Gardening as You Age

Learn ways to reduce challenges in the garden and adapt to gardening as you age gracefully.


The physical benefits of working in the garden are a perfect complement to the tangible rewards of creating a beautiful space or harvesting the freshest vegetables.  It might creep up on you, but the physical demands of garden work can become a challenge with age.  To that end, a gardener whose body was up to the rigors of wielding bags of potting soil, wheelbarrows laden with compost, or digging holes to accommodate balled and burlap-wrapped plants will have to adapt as the body balks at such chores.  If you find that the challenge of creating the garden of your dreams no longer aligns with your body’s reality, it’s time to re-evaluate how you work in the garden and adapt to those changes.


Abandon perfectionism.  This can be hard if you’ve held your garden to a standard that required gobs of attention and care.  Prioritize areas of your garden where you spend time or are ever-present views from inside your home.  Re-think areas that you rarely see or use.  Make conscious decisions about where the tended garden ends and either plant a border of easy-care shrubs or weed whack the space a couple of times a season.


Be a realist.  Consider your time, budget, and physical abilities.  Prioritize from there—your garden should be a pleasure, not a burden.  It may mean eliminating areas you’ve tended in the past and turning them over to less labor-intensive plantings.  Use Ergonomic Garden tools such as, ratcheting pruner, telescoping pruner, fulcrum weeder, quick release hose connector and lightweight expandable garden hose. (See Photo at the following link:


Ask for help.  If you can afford a garden helper for things you can no longer do yourself, go for it. Knowing that someone is coming for even half a day each week is liberating and can keep you excited about working in the garden, rather than feeling like it’s a millstone around your neck.


Embrace raised beds.  Planting, maintaining, and harvesting vegetables without straining your back will make your garden a pleasure rather than a burden. Ornamental containers, elevated from the ground, whether at your front door or in areas where you spend time relaxing outdoors, allow you to tweak and maintain pretty vignettes without strain and hassle. They can punctuate areas you’ve simplified, whether with hardscape or plantings that require minimal care.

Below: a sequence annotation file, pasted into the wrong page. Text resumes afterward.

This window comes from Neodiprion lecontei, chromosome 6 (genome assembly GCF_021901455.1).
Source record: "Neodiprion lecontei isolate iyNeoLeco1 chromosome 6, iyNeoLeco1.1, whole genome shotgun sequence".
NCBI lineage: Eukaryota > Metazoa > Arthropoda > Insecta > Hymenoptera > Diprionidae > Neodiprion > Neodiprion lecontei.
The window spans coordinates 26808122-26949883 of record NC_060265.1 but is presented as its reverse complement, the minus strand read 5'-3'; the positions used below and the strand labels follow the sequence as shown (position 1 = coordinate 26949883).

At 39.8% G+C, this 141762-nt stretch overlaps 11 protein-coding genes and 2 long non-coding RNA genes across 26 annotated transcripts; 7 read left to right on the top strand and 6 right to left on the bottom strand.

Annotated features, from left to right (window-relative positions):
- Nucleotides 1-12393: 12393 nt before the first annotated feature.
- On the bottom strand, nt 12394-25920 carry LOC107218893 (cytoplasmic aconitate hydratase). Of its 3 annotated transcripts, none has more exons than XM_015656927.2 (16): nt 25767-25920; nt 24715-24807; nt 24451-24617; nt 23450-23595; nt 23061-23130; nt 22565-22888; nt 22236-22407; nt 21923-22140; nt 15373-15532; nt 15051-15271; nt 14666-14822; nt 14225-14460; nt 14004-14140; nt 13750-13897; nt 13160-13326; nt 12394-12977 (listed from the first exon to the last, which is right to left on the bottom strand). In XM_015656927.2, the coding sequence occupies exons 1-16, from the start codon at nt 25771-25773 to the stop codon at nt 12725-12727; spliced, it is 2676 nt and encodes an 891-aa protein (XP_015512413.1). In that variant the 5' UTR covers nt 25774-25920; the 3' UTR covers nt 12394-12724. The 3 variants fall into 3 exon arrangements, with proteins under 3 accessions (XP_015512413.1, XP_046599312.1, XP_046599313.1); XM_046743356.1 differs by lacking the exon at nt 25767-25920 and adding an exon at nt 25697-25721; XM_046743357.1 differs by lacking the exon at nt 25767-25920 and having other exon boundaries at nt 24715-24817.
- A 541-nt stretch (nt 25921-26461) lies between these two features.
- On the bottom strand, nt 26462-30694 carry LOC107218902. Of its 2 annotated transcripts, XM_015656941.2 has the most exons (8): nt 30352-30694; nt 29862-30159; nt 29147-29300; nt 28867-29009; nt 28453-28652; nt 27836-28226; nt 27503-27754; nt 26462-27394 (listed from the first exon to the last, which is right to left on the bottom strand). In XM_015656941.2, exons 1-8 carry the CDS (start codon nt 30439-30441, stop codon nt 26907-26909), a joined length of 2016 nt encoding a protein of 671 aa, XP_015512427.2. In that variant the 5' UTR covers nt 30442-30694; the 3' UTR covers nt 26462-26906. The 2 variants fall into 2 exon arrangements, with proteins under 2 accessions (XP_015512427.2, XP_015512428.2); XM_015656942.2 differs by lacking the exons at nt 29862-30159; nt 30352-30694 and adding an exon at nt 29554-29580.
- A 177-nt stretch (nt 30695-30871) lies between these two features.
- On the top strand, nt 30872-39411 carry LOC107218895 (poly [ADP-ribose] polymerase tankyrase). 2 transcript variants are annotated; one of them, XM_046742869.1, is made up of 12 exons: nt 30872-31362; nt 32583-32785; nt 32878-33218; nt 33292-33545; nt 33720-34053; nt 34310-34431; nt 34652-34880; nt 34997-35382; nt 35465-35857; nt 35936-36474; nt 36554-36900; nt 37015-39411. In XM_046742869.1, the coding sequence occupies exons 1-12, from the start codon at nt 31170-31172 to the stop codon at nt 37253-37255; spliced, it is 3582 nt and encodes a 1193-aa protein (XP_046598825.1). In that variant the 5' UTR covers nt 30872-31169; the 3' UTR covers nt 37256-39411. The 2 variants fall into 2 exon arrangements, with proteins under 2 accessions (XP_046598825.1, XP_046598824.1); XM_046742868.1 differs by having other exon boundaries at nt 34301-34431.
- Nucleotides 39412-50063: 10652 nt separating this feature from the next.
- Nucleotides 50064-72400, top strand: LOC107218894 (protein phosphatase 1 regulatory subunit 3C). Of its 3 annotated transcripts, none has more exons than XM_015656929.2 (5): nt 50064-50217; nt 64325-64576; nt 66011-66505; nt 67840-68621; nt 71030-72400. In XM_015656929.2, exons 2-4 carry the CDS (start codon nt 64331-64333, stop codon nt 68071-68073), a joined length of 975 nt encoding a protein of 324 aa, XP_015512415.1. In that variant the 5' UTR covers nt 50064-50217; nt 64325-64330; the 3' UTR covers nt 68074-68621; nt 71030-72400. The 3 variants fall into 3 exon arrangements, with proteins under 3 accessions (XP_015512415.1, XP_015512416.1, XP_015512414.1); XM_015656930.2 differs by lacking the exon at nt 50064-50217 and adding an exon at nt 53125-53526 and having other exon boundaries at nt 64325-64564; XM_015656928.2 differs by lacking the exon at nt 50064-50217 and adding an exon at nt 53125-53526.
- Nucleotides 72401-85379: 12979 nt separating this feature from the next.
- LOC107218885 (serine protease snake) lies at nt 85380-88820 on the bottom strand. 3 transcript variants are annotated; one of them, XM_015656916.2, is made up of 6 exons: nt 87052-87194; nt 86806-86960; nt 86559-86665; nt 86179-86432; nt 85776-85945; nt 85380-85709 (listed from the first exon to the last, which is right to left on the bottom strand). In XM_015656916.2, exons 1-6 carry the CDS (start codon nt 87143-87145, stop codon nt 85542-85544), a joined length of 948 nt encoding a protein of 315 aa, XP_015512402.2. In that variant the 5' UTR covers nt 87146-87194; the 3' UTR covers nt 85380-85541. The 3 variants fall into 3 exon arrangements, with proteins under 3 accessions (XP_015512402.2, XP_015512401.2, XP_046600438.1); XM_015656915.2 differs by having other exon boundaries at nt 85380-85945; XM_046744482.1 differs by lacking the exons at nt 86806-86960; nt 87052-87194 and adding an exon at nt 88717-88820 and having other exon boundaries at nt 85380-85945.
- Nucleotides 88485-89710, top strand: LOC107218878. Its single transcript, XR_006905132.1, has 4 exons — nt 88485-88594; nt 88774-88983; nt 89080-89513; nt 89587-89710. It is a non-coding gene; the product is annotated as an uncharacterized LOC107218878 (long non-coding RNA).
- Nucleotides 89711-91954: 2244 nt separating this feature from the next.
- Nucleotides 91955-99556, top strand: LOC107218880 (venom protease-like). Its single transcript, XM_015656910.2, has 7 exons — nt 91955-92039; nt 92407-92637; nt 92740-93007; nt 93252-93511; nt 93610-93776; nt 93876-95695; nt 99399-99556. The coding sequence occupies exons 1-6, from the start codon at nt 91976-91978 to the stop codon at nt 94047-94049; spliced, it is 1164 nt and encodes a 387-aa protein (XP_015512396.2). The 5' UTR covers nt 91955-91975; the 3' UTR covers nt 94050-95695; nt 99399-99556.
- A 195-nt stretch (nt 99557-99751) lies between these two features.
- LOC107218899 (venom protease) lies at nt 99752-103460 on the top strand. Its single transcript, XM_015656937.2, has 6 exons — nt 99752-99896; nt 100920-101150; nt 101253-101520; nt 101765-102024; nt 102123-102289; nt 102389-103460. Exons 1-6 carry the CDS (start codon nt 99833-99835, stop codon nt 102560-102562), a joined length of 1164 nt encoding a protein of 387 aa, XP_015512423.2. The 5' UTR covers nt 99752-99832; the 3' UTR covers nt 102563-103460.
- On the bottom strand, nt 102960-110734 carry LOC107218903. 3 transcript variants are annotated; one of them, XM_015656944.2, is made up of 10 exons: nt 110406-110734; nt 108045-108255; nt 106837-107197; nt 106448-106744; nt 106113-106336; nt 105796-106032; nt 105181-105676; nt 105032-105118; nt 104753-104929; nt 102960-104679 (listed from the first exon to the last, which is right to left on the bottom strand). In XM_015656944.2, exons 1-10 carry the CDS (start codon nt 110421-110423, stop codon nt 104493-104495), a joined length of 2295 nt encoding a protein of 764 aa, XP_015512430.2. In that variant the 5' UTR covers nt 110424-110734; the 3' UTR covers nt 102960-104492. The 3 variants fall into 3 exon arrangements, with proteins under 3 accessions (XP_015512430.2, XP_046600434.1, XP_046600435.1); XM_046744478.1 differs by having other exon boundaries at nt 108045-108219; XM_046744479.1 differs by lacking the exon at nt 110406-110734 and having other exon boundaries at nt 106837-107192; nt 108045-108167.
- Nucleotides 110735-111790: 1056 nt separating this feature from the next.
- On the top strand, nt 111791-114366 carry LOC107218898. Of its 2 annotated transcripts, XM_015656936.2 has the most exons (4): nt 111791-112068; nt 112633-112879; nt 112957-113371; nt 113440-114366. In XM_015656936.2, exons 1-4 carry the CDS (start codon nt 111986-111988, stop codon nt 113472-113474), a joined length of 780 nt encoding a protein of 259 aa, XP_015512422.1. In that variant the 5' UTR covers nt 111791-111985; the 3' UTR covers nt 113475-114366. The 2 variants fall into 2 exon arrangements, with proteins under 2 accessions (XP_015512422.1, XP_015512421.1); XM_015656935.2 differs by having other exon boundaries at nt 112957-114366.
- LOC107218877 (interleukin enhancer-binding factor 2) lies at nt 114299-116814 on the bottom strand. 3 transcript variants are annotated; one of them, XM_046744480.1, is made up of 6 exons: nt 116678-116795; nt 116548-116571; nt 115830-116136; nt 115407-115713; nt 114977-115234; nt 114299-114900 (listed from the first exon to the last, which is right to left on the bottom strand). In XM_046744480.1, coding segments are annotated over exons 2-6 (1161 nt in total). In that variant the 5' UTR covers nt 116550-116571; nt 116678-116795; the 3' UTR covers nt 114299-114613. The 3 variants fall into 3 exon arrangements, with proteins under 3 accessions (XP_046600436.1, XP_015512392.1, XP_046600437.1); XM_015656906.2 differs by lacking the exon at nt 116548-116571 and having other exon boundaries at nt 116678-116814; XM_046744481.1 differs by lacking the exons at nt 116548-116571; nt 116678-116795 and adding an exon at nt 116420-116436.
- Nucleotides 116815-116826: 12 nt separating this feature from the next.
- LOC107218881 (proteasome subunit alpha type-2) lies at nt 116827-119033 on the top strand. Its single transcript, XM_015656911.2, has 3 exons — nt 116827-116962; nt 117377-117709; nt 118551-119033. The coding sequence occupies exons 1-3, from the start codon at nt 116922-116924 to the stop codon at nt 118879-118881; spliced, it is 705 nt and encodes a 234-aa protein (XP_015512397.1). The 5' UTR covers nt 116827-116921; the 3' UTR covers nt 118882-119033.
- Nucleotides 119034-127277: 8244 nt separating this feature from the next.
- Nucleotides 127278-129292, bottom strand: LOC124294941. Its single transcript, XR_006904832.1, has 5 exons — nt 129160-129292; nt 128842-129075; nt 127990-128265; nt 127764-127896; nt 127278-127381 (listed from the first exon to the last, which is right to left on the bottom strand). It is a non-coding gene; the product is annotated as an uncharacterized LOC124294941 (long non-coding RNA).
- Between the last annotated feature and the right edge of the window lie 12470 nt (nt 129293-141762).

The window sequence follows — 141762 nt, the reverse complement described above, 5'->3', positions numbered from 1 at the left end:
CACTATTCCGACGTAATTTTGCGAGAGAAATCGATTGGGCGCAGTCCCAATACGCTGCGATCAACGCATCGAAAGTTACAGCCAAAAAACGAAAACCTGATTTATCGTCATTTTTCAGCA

Employ containers as large as your space and budget allow.  Think about the time required to maintain a 4-inch pot versus a 24-inch pot, one requires daily attention, and the other gives you wiggle room, except for the hottest and driest times of the year.  Better to care for a couple of capacious containers than a passel of puny pots.


Plant shrubs.  Choose those that colonize and take over a bed in lieu of perennial plantings that require more time to maintain.  Carefully chosen, they can add interest the entire year.  From lower growing plants such as fragrant sumac (Rhus aromatica ‘Gro-Low) to larger options such as Carolina allspice (Calycanthus floridus), there are plants that will shrug off deer, drought, and poor soil, filling space and adding interest without adding maintenance.


Employ groundcovers.  Once you’ve planted shrubs, add groundcovers to complement them.  A sunny hillside planted with junipers or ornamental grasses can be underplanted with moss phlox (Phlox subulate) or sedum species.  Both will battle erosion and look beautiful throughout the growing season.  Choose creeping phlox (Phlox divaricata) or bugleweed (Ajuga species) rather than bark under an old planting of rhododendron or boxwood and create a pretty vignette.  A shady spot under a tree can hold ferns and Canadian ginger (Asarum canadense).  Both options look beautiful, suppress weeds, and obviate the expense of spreading bark mulch year after year.


Work smarter, not harder.  Tools abound to make chores easier in the garden.  Look for kneelers and scooters as stooping and bending become a challenge.  Extended or wider handles can make life easier for stiff backs or arthritic hands.  Lightweight coiled or fabric hoses can

make watering easier than lugging the older, heavier versions around the garden.


A proactive approach to meeting the challenges of age or physical changes can make your garden a pleasure, not a burden.  Having a place to re-charge and relax can bring health benefits not found in a bottle or at a doctor’s office and can be a great way to keep your body at its best with age.



Carol Papas

Master Gardener, Allegheny County

Penn State Extension

7/8/24, 11:08 AM Gardening as You Age